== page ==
Friday Book in a Page: Blink: The Power of Thinking Without Thinking

What if our subconscious brain actually was smarter than our conscious thinking brain? And what if we actually trusted ourselves to take our hands off the (metaphorical) wheel and actually test out that theory? 

I’ve read enough to know academically that there is substance and proof in this theory. It’s the trusting to find out that I struggle with. I think I need to know why it works.

Malcolm Gladwell’s book Blink first introduced me in 2005 to the idea that it was the subconscious mind driving the bus. At that point in my life and career, I read it with a marketer and brand strategist’s eye - continually asking myself, “How can I use this information to build and nurture emotionally based relationships with consumers on behalf of my clients?” (Yes - in those days I was single-mindedly focussed on only growing my career - becoming ‘smarter’ and thus ‘more valuable.’ Today, thankfully, my life view has broadened). 

So I picked it up again this week to see if it read differently. Much to my delight, almost 20 years later, and with a slightly different lens, it still holds up as seminal, perhaps even better. 

Here’s my Book in a Page on Blink: The Power of Thinking Without Thinking by Malcolm Gladwell.

Key Messages:

Insight #1: The Adaptive Unconscious

Our decision-making process is governed by something called the "adaptive unconscious." Our minds possess an incredible ability to process vast amounts of information in the blink of an eye. This intuitive prowess, honed through years of experience, often leads us to make accurate assessments without consciously understanding why. Trust it - but know that it is built on the information that you have fed it and continue to feed it. Think of it similar to the Netflix algorithm; it only knows what to recommend to you based on your watching history. But does have the ability to be alarmingly accurate.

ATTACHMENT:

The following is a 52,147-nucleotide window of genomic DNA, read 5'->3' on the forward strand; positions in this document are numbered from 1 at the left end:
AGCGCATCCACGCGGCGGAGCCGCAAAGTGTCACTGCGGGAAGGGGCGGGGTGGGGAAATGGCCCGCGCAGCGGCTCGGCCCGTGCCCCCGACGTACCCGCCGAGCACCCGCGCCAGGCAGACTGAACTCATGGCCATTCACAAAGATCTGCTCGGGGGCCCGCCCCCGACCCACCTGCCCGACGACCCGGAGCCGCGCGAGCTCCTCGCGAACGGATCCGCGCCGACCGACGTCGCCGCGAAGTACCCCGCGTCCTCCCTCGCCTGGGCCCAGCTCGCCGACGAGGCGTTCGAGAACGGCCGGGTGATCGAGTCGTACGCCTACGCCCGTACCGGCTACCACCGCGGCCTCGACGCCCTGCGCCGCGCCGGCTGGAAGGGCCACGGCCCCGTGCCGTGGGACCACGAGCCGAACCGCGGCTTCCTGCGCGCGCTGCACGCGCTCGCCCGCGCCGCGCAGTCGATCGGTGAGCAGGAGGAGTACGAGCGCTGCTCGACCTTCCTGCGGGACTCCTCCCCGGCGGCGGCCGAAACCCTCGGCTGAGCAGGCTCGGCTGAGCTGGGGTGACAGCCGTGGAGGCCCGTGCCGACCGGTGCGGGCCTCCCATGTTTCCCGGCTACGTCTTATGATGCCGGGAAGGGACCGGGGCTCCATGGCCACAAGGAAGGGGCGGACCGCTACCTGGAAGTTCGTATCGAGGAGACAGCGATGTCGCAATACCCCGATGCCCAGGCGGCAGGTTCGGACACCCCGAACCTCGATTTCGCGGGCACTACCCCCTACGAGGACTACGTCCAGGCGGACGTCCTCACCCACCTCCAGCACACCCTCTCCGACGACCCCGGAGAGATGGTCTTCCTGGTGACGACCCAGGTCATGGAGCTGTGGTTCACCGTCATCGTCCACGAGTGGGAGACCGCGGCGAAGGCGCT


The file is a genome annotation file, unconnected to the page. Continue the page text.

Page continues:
Insight #2: The Power of Thin-Slicing

Ever wondered how we can accurately assess someone's character in mere seconds? Enter "thin-slicing." This peculiar phenomenon shows how our minds extract meaning from small snippets of information, allowing us to make surprisingly accurate judgments about people, objects, and situations. “Thin-slicing” became the Gladwellism that this book became famous for introducing into our vocabulary.

Insight #3: Priming and Implicit Bias

Our unconscious biases shape our decisions through the lens of "priming.” These are subtle environmental cues that unconsciously influence our thoughts and behaviour, shedding light on the roots of implicit bias that pervade our society.

Insight #4: The Dark Side of Rapid Cognition

The dark side of rapid cognition also includes situations where our intuition fails us, leading to errors or misjudgments. Our adaptive unconscious can process information quickly, it is not infallible. Unconscious snap judgments may not align with reality.

Insight #5: Expert Intuition

Because we are building a database of information in the adaptive unconscious there really is something to the judgement delivered by experts - from firefighters to art historians, Gladwell shows how people develop expert intuition through pattern recognition and develop the ability to assess complex situations rapidly (and accurately).

Lasting Message: We don’t know where our first impressions come from or precisely what they mean, so we don’t always appreciate their fragility.

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